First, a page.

To introduce Britto-Charette briefly is to say they are a high-energy, multilingual design team and thrive on creating luxurious interiors. The unique projects they have created through the years have placed them atop an interior design pedestal in Miami. Britto-Charette interior designs reflect the modern and luxurious tastes and designs of David Charette and Jay Britto.
What David loves the most about his work is the possibility of being creative. The fact that David and Jay are surrounded by people ”at the top of their game” excites and motivates them further. And, of course, having their own business. The most challenging part of David’s career, and, as he stated, exciting, was when he was working with another architecture firm and was sent to the Middle East to work on the Princess Noura University. Since it was a ”fast-tracked project”, things were done really fast.
I was working with people in the San Francisco office, but I was in Beirut, so I had the challenge of trying to coordinate meetings that were 10 hours apart. We worked six days a week, ten hours a day which made it challenging to stay motivated.
All of this commotion was during the recession, which, in David’s opinion, brought out the worst of some people during competitive times. It was tough for David to remain positive while facing some unprofessionalism, and to be far away from family and friends during that time took a toll too. Finding the core group of people with whom he could speak was essential, and helped him through the times, alongside traveling in his free time. Which was also a great inspiration source for him.
When David began his career, he always saw himself designing skyscrapers and doing urban planning, but now he wants to do it all David always pushes himself into learning new software and methods, reading, traveling, and becoming a ”lifelong learner”.
David feels happy and motivated when he sees solutions that he thought about years before, or when his predictions become reality. It motivates him to keep pushing the boundaries.
Jay Britto, the other half of Britto-Charette, believes that Instagram is the best way to stay linked to their audience. He states that it was the platform that brought them the newest clients. The way they can curate the profile allows them to post the best pictures of their projects. Instagram is, however, still an incredible platform to be in touch with followers and vendors.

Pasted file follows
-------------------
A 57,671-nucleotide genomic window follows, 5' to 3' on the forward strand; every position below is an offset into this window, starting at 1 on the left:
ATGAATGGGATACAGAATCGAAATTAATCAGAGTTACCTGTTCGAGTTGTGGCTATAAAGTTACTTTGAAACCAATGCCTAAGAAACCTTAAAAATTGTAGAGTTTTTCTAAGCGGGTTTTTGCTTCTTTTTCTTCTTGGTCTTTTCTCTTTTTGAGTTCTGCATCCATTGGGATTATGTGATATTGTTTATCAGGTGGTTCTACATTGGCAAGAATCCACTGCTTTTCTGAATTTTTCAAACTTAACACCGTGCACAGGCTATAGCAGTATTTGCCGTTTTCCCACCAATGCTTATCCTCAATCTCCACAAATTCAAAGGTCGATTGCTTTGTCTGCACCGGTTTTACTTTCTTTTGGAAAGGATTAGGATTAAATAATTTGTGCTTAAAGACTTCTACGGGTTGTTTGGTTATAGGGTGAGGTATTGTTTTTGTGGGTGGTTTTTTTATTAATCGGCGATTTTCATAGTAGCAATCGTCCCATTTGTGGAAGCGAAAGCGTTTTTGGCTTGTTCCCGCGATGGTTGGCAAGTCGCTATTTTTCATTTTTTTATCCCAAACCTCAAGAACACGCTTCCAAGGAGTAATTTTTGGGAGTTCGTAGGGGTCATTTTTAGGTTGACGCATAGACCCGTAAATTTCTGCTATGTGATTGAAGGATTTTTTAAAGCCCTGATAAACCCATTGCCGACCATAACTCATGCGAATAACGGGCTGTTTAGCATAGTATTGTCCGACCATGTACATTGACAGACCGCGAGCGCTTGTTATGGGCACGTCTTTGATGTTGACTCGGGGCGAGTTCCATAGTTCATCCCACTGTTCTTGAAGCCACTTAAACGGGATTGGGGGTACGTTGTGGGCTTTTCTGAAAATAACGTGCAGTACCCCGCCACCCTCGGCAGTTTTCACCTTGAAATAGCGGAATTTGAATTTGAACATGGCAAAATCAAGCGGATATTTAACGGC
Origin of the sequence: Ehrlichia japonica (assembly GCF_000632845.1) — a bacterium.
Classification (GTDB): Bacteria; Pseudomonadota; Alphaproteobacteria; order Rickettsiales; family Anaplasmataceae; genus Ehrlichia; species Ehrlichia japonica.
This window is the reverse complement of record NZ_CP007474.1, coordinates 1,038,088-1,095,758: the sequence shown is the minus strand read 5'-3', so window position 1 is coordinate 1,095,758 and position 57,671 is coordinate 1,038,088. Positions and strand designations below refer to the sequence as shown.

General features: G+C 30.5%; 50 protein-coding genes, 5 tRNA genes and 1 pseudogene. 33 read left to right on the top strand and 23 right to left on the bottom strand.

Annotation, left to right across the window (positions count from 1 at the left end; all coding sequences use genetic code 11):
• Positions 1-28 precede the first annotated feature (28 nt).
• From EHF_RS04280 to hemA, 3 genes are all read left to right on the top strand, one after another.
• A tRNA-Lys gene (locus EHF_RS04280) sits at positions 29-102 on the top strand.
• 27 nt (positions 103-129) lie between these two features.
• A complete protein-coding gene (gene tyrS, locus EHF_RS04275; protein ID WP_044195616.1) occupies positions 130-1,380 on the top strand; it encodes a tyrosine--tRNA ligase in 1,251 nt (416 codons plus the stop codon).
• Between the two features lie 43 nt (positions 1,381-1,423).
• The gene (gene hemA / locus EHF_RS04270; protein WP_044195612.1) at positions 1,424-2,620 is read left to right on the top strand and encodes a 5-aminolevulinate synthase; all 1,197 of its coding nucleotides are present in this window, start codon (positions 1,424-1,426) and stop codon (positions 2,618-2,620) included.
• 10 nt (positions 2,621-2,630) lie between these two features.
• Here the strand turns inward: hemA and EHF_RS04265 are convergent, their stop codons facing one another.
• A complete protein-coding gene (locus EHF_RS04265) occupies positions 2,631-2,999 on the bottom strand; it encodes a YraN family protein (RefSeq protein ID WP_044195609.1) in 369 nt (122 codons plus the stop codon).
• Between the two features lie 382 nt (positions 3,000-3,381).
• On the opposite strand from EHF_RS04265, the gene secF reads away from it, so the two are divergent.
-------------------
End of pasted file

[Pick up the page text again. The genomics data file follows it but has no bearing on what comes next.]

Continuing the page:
David believes that, due to technologies and vast communication channels, design has become a bit generic. But it comes to a bright side with it, for David, the generalization of furniture and accessory design comes from a demand for unique, bespoke items that tell a story. And those unique requests always lead David, Jay, and their team into creating incredible, one-of-a-kind projects. They want to give the clients something no one else in the world has, something unique, like a custom, plaster headboard that has been developed by a skilled artisan for a penthouse project.
The studio is excited to be working on new iterations of their WASI home accessories. With a collaboration with GLS Stone Group, the KINSA has been reimagined in stone, and it is being handcrafted in Venice by the Incredible glassmakers. The same glassmakers are making the Sun&Moon Puquios sculptures. Alongside all of these, they are also working with Kyle Bunting for a rug collab and with ArtSpaceNYC for a unique headboard element for the Ritz-Carlton in Miami Beach.
What’s clear to us is that teaming up with the very best people is critical. We can have the best ideas, but we need to collaborate with the best minds—the best means and methods—we need their area of expertise. I can design, but I don’t know how to blow glass. Collaboration and finding the best craftspeople is just a smart way to work and to deliver the best products to our clients.
To finalize, for them, it is hard to predict what the future holds for design. But, they do believe that architects and designers will tackle social issues. They obviously can’t do it all by themselves, but they can help people understand some of the issues that surround them in everyday life. David gave us the example of water conservation: ”For instance, when it comes to water conservation, designers and architects understand gray water systems. We can encourage measures to reduce water usage. We can provide perspective.”
What do you think about these designers? Let us know!
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